A mash-up of Philly history at the 5th Street SEPTA station

A series of murals by Tom Judd at the 5th Street/Independence Hall stop on the Market-Frankford line. (Emma Lee/WHYY)

A series of murals by Tom Judd at the 5th Street/Independence Hall stop on the Market-Frankford line. (Emma Lee/WHYY)

Aboveground, Independence Mall is a showcase of monuments to American history: sculptures of Founding Fathers, buildings inside of which the U.S. Constitution was written and signed, and symbols like the Liberty Bell that Americans have imbued with patriotic meaning.

Underground, that American history gets jumbled, complicated, and challenged. Along the 200-foot platform of the 5th Street SEPTA subway station, artist Tom Judd created a 3,000 square foot patchwork of images from Philadelphia’s early history.

It reads more like a fever dream than a textbook.

“I’m not a historian,” said Judd. “I read up, and I went to a lot of museums, and I put things together. But as an artist, I really did it visually.”

“Portal to Discovery,” commissioned through SEPTA’s Art in Transit program, is made of dozens of images assembled like a collage. Some pairings make strange bedfellows: a woman in a formal, Victorian gown is placed next to an image of a mastodon skeleton. Some pairings are strikingly poignant: a portrait of William Still, the 19th-century Black businessman known as the father of the Underground Railroad, is placed next to one of Thomas Jefferson, the third U.S. president, and a slave owner.

The portraits of Still and Jefferson are the same size, presented at the same height, about two feet apart. There is no wall text to explain the relationship between these two figures, whose lives were separated by about 80 years.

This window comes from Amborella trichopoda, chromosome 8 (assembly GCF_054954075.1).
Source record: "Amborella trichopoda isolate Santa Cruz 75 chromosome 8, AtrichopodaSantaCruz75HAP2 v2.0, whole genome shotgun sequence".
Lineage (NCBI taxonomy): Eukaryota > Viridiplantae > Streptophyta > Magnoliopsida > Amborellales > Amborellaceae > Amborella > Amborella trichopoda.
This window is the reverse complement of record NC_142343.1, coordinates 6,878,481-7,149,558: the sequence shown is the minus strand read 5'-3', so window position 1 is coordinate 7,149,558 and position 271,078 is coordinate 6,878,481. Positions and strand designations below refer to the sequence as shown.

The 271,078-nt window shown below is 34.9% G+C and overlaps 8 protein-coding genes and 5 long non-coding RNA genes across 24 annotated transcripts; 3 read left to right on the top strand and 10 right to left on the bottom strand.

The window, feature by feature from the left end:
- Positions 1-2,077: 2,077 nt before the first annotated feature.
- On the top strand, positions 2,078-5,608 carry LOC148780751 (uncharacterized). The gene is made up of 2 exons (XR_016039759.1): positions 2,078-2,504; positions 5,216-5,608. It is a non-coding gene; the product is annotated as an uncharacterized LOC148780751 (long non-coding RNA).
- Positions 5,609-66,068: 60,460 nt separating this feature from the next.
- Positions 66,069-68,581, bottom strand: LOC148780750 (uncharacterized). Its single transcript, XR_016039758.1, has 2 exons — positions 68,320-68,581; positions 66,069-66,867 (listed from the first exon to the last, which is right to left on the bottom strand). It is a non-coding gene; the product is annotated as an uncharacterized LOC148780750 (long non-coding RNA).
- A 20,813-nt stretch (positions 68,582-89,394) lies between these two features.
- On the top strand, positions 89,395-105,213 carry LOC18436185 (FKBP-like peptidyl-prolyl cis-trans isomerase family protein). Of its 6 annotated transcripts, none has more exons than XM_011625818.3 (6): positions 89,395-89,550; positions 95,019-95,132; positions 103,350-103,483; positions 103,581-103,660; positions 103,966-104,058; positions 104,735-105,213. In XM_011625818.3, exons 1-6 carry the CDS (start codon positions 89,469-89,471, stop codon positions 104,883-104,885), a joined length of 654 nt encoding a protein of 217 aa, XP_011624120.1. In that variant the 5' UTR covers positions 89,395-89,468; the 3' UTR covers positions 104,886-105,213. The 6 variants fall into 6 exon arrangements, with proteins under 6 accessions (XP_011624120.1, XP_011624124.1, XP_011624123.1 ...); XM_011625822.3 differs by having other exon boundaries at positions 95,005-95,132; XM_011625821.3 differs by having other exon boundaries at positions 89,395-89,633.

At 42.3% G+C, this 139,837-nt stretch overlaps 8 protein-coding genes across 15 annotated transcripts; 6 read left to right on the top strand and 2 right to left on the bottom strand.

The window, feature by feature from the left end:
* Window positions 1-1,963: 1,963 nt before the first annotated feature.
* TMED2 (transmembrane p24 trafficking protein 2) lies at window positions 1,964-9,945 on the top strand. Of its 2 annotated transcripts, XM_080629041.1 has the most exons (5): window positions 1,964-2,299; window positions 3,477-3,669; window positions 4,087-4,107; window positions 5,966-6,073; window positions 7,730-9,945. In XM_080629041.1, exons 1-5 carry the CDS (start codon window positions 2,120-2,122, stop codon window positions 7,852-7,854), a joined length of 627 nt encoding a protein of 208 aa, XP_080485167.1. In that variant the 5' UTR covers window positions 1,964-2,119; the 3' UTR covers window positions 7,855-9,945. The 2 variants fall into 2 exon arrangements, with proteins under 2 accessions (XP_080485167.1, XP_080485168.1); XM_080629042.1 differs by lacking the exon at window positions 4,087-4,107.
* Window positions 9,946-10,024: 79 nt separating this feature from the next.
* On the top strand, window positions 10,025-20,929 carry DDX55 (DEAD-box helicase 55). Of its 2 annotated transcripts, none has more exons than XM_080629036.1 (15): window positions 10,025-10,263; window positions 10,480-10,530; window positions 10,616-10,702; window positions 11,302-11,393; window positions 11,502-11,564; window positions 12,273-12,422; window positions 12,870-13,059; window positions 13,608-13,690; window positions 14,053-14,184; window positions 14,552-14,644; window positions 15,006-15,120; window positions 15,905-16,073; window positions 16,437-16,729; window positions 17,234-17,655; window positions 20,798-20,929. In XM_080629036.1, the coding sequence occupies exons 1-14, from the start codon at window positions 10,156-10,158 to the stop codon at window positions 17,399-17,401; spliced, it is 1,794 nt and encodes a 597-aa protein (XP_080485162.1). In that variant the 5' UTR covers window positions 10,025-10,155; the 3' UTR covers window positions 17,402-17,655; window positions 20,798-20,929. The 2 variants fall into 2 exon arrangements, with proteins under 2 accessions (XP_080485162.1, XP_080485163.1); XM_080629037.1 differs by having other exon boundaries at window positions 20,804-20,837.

Artist Tom Judd created the murals for the Independence Hall SEPTA Station. He stands between portraits of abolitionist William Still and founding father Thomas Jefferson. (Emma Lee/WHYY)
Artist Tom Judd created the murals for the Independence Hall SEPTA Station. He stands between portraits of abolitionist William Still and founding father Thomas Jefferson. (Emma Lee/WHYY)

“I don’t have a story about Jefferson and William Still,” said Judd. “Imagewise, I wanted to play around with that … so that when people think of history they think of something other than Jefferson and Washington.”

There are other, similar pairings. A portrait of Elizabeth Peel, whose chief contribution to history was being painted by a very young Benjamin West in 1787, is next to Frances Watkins Harper, a poet and suffragist who was one of the first Black women in the United States to publish a book.

The 5th Street/Independence Hall SEPTA Station on the Market-Frankford Line is newly renovated and decorated with artworks by Philadelphia artist Tom Judd. (Emma Lee/WHYY)
The 5th Street/Independence Hall SEPTA Station on the Market-Frankford Line is newly renovated and decorated with artworks by Philadelphia artist Tom Judd. (Emma Lee/WHYY)